Rome apartments and villas for rent

Piazza Navona - Campo de' Fiori: "Marco Polo" -

Panoramic penthouse with terrace

A two bedroom, two bathroom, kitchen corner, sitting room attic with ample terrace with spectacular views of all Rome, accommodating up to four persons.

  • Telephone,
  • colour TV with satellite dish,
  • air conditioning,
  • elevator
  • washing machine,
  • dishwasher,
  • autonomous heating,
  • American coffee percolator

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You are thinking about coming to Rome and have an apartment near all the sites? Why not an attic where from you can SEE THEM ALL! Welcome to a corner of Paradise! Up there, amids the skies and clouds of Rome, you truly can embrace the Eternal City. This attic is so beautiful and with so many aspects that we prepared two pages for it:

(a) the ample terrace with view of all Rome (this page)
(b) the interior of the penthouse - attic


There are very few attics with terrace having such views in Rome, and since they are owned by very wealthy persons, or belong to historical / institutional "palazzi", they are not rented, let alone for a short period. Amidst the skies and clouds, and under the starry nights you will experience unique sensations. You will also experience a cultural survey, as if you were a geographer, singling out a belfry or dome, going after in the quarter where you thought it should be located, trying to find it in the map.

Navona Chiesa della Pace view from terrace

View from the terrace: the Church Santa Maria della Pace

This is why the apartment is named after Marco Polo, the great Italian explorer. The *private* terrace is appr. 70 Sq. Mt. large (appr. 750 Sq. Ft.). The terrace allows stunning 360 degrees panoramic views of all Rome.

Rome Chiesa Pace attic terrace seen from its door

The left photo shows the terrace seen when one stands on the door giving access to it from the sitting room. Here you find a large wrought iron table to dine out, with chairs seating 8 persons. The right photo shows instead the opposite view, from the table. You can see the entrance to the terrace from the sitting room of the penthouse.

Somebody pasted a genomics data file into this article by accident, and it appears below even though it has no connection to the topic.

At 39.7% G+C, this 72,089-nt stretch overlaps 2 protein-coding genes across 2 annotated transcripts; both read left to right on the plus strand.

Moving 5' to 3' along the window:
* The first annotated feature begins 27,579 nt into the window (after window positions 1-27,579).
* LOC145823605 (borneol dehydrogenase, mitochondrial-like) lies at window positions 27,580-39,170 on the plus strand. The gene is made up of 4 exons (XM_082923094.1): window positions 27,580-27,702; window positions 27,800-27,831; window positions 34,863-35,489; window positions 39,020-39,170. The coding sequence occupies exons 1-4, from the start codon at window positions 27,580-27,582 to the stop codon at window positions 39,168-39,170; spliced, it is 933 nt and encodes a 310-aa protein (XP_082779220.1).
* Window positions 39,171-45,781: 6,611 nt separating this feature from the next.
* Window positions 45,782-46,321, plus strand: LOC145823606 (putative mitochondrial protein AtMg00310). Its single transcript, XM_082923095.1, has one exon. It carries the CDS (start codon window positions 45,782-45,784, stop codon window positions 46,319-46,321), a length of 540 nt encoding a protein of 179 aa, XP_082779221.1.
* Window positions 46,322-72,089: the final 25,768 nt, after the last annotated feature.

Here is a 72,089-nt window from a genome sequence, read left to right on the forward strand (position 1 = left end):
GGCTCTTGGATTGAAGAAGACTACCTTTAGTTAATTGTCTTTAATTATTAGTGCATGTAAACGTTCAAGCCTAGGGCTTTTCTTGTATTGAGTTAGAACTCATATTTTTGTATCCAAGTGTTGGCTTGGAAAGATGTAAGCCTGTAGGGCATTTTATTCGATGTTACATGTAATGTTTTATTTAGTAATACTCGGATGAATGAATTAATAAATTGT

The right photo shows the view of the Altar of the Fatherland, also called Vittoriano (it is the high, white monument with two winged chariots on top), and also the top of the dome of the Church of Jesus (Chiesa del Gesu'), the main church of the Jesuite order to which the present Pope Francis belongs, then as we proceed to the right you can see the spiral dome of the Church St. Ivo alla Sapienza by architect Francesco Borromini, and finally the belfry of Rome's municipality, which is located on top of Capitol Hill (Campidoglio in Italian).

The Altar of Fatherland was ended in 1911 (designed by architect Sacconi), to celebrate the reunion of Italy occurred in 1861, under the King Victor Emmanuel II. It also hosts the unknown soldier of WW1, for which it is called "Altare della Patria", or Altar of the Fatherland.
American soldiers during WW2 nicknamed it "The wedding cake", while Romans wittily call it "The type writer machine" because of its shape.

Navona Chiesa Pace view of the Vittoriano Altar of the Fatherland monument